By Elizabeth Gawthrop Riely Amber apricots make a cobblestone surface to this cake while their syrupy juices seep into the crumb. With vanilla or ginger ice cream, this is a luscious summer dessert for any celebration.

Makes 8 or more servings.


3 tablespoons unsalted butter 1 cup sugar 4 tablespoons orange-flavored liqueur or orange juice About 2 pounds apricots 3/4 cup flour 1 teaspoon baking powder 3 large egg yolks 1 teaspoon vanilla extract 1 teaspoon grated orange zest 3/8 cup whole milk 4 large egg whites Pinch salt


Preheat the oven to 350° F.

Over low heat, melt the butter in a 9-inch skillet with non-plastic handle (cast iron is perfect). Swirl the butter up the sides of the pan nearly to the lip. Remove one tablespoon of the butter and put it in a small bowl; set aside. Add to the pan 1/2 cup sugar and the liqueur or orange juice. Dissolve the sugar in the liquid, letting some of the moisture evaporate. Turn off the heat.

Cut the apricots in half around the natural segmentation; twist to separate the halves and remove the pits. Lay the apricot halves skin-side down in the pan side-by-side, close together.

In a large bowl, sift together the flour and baking powder. To the reserved tablespoon of melted butter mix in the 3 egg yolks, vanilla, and orange zest, and then slowly stir in the milk, smoothing any lumps.

Put the egg whites in a medium-sized bowl with a pinch of salt. Whip the whites until they begin to form soft peaks. Slowly, gradually, add the remaining 1/2 cup of sugar until they form a glossy meringue. Fold one large spoonful into the flour mixture, then quickly fold that back into the rest of the meringue until no white streaks remain in the batter. Quickly, deftly, spread the batter over the apricots and smooth the top. Put the pan in the preheated oven and bake until the cake has risen and puffed, is golden in color, and the center tests done, about 35 to 40 minutes.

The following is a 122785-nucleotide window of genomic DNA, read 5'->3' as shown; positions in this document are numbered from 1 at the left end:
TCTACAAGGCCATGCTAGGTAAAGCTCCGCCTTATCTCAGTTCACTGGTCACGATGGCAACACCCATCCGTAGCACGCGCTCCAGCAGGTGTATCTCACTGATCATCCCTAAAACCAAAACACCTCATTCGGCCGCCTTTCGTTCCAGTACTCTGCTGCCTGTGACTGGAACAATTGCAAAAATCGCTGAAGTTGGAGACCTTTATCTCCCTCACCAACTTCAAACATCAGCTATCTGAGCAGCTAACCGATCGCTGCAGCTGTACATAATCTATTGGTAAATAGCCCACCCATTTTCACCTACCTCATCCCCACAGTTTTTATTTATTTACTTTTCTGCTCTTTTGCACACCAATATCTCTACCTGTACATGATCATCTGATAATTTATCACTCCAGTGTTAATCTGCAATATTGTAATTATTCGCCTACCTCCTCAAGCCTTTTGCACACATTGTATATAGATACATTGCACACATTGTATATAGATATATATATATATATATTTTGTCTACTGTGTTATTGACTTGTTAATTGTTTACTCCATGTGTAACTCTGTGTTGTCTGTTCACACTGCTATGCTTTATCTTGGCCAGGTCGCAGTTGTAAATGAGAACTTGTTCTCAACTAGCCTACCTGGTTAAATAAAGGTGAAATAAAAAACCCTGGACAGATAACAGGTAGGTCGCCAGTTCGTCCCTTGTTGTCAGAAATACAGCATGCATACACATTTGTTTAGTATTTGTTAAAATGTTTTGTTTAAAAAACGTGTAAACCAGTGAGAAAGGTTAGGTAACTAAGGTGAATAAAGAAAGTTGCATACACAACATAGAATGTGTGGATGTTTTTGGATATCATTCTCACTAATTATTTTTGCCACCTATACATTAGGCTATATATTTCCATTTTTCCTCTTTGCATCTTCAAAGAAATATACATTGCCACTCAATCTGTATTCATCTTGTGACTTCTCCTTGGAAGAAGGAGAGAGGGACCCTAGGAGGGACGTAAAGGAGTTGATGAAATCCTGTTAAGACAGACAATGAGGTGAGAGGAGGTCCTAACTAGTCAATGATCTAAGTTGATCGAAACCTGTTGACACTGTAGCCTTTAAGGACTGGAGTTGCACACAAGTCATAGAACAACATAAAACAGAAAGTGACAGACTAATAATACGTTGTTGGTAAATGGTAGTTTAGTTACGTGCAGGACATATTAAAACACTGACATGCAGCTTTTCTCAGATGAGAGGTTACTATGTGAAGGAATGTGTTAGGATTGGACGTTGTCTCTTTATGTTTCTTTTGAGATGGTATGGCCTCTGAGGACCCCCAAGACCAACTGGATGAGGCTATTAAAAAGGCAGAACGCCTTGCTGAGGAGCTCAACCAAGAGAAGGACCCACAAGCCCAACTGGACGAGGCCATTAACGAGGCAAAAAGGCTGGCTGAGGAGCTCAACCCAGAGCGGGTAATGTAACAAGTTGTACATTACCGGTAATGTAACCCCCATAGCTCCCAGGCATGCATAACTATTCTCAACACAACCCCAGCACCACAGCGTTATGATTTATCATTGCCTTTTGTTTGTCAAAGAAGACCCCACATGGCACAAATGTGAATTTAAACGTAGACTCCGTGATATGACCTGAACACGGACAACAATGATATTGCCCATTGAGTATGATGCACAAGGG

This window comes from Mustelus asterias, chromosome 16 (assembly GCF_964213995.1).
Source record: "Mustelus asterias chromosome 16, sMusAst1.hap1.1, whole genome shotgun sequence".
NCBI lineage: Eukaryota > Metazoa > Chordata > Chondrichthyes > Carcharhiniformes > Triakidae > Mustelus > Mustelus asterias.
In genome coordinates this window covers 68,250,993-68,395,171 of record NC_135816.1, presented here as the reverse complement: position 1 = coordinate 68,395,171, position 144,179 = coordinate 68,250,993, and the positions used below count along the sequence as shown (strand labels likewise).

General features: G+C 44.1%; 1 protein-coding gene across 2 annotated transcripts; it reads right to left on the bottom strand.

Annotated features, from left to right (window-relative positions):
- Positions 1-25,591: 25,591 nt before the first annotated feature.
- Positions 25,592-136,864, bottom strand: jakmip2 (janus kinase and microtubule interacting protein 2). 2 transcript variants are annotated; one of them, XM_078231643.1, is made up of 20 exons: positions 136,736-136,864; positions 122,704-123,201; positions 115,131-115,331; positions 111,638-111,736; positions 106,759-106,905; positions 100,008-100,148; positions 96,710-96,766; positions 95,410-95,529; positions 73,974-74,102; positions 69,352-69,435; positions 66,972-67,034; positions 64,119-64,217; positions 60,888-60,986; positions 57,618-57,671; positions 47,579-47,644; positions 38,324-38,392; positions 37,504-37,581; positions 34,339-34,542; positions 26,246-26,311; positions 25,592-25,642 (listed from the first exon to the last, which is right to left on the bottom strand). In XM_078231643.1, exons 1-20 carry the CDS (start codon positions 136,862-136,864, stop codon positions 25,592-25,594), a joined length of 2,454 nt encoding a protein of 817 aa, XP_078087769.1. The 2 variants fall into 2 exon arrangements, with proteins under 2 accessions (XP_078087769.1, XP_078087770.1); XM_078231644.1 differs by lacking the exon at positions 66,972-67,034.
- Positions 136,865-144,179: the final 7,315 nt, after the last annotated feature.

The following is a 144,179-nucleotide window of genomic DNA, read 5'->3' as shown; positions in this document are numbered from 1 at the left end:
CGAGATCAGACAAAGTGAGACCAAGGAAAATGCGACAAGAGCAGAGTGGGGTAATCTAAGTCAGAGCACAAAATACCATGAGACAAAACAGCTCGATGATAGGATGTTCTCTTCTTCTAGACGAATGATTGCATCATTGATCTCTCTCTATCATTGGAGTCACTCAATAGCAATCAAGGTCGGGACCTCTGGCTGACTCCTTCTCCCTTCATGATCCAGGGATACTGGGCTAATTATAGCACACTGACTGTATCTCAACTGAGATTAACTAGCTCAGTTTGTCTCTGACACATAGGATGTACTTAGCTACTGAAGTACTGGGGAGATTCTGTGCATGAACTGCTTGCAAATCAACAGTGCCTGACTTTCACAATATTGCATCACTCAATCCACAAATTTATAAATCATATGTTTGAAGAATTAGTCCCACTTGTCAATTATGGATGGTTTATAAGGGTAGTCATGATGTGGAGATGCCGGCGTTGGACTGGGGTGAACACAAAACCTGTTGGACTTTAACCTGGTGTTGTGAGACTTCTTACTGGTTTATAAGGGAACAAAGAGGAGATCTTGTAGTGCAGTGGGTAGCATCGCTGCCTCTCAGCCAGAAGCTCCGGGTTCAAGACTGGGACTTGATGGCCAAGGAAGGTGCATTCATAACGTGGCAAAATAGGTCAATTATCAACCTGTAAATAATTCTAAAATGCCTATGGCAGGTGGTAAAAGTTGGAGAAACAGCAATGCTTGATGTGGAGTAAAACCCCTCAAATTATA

With an oven mitt, remove the pan from the oven and let it sit on a rack for 5 to 10 minutes. Leave the mitt on the handle to protect your hand from the scorching heat—it’s very easy to forget and burn your hand. Run a knife around the inside edge to loosen the cake as it settles.

When the cake has cooled somewhat, put a large serving plate on top of the pan, grasp firmly, and invert the cake onto the plate; you may well need an extra pair of hands for this maneuver. Make sure the cake is centered on the plate, then lift the pan off. Neaten the apricots, if necessary, and spoon any juices left in the pan onto the cake. Serve warm or at room temperature cut into wedges. Ice cream or whipped cream makes a delicious accompaniment.